A growing percentage of people say they don’t trust self-driving car technology, according to a J.D. Power study. Falling confidence in all age groups — with the exception of Generation Y drivers born from 1977 to 1994 — poses a challenge to automakers and suppliers who want to roll out the capability in coming years, the study authors say.
The 2017 U.S. Tech Choice Study was released Tuesday at an Automotive Press Association meeting in Detroit. It found that compared to its 2016 survey, 11 percent more Gen Z consumers (those born from 1995 to 2004) and 9 percent more pre-boomers (those born before 1946) say they “definitely would not” trust the systems that control robotic cars. The survey found 22 percent of Gen Z consumers don’t trust autonomous technology; nor do 34 percent of Gen X (born from 1965 to 1976), 44 percent of boomers (born from 1946 to 1964) and 49 percent of pre-boomers.
J.D. Power could not explain why Generation Y bucked the trend; 17 percent don’t trust the technology, down from 18 percent in 2016.
The research company found consumers in general are concerned about the added complexity, as well as privacy issues and the possibility of a car being hacked, said Kristin Kolodge, executive director of driver interaction and human-machine interface research at J.D. Power.
Dave Sargent, vice president of global automotive at the California-based research firm, says the industry has reached a watershed moment: Consumers don’t seem willing to give up the steering wheel and brake pedal to a computer.
“The technology is advancing really, really quickly. But the key question for our industry is how does the industry lead consumers into this new world?” Sargent said. “The engineering will get there, can we take consumers with us? Can we kind of carry them over this river of doubt, this fear and frankly lack of understanding, and take them over to the other side?”
The J.D. Power results differ somewhat from a recent Autotrader study released in January that found 58 percent of millennials have a positive opinion of self-driving cars, up from 41 percent a year earlier. Thirty-six percent of the overall population has a positive opinion on autonomous vehicles, up from 31 percent last year, Autotrader’s survey of online car shoppers found.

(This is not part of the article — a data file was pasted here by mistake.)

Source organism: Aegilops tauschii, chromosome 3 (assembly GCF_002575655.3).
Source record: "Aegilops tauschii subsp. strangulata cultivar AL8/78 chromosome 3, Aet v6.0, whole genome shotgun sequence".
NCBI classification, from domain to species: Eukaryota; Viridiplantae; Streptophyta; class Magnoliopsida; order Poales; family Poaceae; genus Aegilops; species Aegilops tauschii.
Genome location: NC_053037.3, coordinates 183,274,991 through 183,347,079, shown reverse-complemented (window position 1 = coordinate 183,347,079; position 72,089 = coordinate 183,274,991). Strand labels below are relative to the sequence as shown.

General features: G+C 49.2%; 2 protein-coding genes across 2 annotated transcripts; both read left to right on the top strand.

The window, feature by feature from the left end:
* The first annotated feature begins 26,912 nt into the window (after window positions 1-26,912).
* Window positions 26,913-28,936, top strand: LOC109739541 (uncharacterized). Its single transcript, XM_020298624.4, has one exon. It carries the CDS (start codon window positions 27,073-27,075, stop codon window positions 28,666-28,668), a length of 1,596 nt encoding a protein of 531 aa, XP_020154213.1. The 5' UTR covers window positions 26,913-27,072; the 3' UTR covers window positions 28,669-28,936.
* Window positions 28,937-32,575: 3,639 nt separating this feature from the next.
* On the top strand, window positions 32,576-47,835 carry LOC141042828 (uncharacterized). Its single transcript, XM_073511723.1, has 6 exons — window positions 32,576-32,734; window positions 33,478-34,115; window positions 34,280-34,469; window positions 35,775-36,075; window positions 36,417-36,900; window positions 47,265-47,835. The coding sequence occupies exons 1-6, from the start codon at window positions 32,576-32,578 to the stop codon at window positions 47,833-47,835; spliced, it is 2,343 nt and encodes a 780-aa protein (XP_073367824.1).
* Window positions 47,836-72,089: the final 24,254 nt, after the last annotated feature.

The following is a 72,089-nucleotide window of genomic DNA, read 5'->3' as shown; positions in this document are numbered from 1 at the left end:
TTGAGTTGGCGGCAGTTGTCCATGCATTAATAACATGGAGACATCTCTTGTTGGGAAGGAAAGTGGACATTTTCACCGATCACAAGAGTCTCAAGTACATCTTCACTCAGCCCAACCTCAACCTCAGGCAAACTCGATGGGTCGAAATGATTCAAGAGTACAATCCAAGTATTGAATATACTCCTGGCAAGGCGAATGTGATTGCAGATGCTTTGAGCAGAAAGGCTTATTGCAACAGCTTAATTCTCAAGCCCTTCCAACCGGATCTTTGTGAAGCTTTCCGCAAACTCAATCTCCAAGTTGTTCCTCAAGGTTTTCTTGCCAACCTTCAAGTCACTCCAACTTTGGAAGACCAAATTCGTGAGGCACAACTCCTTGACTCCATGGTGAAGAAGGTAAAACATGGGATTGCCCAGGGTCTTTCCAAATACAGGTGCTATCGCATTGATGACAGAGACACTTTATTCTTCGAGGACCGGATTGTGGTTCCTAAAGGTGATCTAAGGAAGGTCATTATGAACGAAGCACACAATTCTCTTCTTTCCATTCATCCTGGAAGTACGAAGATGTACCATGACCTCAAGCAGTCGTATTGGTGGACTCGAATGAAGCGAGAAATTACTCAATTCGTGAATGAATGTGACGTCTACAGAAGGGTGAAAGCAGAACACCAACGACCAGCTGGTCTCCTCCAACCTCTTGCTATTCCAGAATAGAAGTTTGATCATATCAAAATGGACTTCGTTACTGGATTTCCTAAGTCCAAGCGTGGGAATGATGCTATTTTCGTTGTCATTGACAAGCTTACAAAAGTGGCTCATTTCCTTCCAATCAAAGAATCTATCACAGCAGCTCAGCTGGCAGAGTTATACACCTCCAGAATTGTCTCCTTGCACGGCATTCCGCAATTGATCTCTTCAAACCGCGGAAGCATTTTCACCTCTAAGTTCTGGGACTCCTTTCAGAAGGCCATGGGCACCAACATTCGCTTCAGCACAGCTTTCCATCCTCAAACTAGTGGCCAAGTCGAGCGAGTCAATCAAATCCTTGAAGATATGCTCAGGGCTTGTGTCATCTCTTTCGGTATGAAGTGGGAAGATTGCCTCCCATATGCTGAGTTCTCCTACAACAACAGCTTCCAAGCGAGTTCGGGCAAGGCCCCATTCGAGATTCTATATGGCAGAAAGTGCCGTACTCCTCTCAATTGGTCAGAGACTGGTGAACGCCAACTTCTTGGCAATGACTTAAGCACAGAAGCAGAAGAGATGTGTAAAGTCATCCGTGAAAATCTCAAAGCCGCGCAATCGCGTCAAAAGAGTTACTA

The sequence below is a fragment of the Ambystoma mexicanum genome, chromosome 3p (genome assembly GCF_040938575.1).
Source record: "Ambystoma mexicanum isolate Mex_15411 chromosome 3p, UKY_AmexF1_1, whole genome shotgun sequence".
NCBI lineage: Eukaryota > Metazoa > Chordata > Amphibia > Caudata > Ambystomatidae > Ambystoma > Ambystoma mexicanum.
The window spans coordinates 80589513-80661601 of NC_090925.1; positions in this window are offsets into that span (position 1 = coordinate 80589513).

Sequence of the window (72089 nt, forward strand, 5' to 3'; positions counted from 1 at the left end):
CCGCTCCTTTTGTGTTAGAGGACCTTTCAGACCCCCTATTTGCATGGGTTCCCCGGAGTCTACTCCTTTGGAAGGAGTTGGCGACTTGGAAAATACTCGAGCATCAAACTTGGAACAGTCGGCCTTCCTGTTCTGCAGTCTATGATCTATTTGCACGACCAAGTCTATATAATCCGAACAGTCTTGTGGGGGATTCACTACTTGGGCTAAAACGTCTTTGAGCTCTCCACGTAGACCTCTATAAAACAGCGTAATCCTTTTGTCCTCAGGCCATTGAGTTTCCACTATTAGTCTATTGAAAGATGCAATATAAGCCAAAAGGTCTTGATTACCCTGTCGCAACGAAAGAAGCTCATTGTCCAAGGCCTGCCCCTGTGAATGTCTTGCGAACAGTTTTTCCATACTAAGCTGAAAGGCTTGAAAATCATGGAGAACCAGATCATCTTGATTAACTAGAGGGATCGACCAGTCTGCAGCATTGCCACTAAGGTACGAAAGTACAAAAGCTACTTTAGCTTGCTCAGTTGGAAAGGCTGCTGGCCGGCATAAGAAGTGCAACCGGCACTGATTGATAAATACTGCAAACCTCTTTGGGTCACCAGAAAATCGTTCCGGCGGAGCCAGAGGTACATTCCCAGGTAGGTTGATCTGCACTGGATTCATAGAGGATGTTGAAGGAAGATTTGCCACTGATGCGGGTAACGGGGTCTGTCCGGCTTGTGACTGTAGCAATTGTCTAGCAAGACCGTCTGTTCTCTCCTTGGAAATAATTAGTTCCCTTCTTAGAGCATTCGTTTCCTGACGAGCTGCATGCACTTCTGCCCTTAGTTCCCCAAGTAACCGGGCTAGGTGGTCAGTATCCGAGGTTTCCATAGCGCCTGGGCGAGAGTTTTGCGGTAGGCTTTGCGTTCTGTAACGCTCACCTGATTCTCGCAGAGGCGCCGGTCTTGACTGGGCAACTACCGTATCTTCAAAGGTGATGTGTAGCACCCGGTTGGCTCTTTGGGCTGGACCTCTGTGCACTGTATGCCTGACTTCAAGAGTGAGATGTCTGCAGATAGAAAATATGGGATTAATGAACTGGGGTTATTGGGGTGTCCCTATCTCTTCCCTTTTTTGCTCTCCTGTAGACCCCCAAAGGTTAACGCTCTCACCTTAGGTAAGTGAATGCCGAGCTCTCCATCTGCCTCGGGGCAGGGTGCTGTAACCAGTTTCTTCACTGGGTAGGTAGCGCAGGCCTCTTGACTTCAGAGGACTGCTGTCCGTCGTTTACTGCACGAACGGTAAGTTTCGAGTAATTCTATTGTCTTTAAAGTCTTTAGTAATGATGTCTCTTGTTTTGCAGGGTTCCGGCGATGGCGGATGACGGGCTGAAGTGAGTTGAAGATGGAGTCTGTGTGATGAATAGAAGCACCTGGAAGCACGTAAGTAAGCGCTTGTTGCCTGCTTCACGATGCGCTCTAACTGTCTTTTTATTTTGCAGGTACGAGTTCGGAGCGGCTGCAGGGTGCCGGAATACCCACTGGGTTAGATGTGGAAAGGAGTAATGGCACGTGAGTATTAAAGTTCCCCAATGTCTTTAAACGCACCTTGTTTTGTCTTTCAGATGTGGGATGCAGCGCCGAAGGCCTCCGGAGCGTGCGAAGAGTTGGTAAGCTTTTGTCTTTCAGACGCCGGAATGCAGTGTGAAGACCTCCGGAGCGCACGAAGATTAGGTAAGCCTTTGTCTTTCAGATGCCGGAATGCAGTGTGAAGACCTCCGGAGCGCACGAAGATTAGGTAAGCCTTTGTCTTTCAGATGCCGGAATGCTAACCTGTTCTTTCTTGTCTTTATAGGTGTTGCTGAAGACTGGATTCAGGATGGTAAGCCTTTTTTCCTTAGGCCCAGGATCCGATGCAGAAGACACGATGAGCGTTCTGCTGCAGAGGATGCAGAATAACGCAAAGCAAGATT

Self-driving vehicles, which some automakers say could be on the road within the next four to five years, would allow those unable to drive to be mobile. But the survey found 40 percent of boomers see no benefits. Of those who say they won’t trust a self-driving vehicle, 61 percent say they would not ride in one.
Overall, consumer interest in purchasing fully self-driving cars grew by four percentage points to 18 percent, J.D. Power found. Gen Y interest increased by 12 percentage points from the 2016 survey to 43 percent. The interest in full self-driving technology was nearly double among current Tesla Inc. customers than that of general consumers, and twice as many trusted it.
“It will be critical for manufacturers to communicate in a way that builds trust until such time that the technologies can be experienced, because experience is where the fork in the road for acceptance will really occur,” Kolodge said.
She said it will be tricky sell for dealers: “How do you explain emergency braking and steering to someone in a dealership, how do you get them to experience it?”
J.D. Power found that the youngest generation, Gen Z, has the highest interest in alternative mobility offerings: Half expressed probable or definite interest in car-sharing or co-ownership of a car; 52 percent were interested in flexible use of a vehicle fleet for a fixed price; 56 percent were interested in taking self-driving cars to pre-determined stops; and 56 percent were interested in ride-sharing through an app such as Uber or Lyft.
Baby boomers have low interest in new mobility options, and their interest level in flexible use of a vehicle fleet for a set price dropped 5 percentage points this year.
Overall, consumers – before factoring in cost – are most interested in technologies related to collision protection and driving assistance: smart headlights; camera rear-view mirrors; emergency braking and steering; lane-change assist; camera side-view mirrors; and advanced windshield displays. The firm found younger consumers generally are more comfortable with systems that would take control while driving or parking.
The online survey of more than 8,500 consumers who bought or leased a new vehicle within the past five years was conducted in January and February.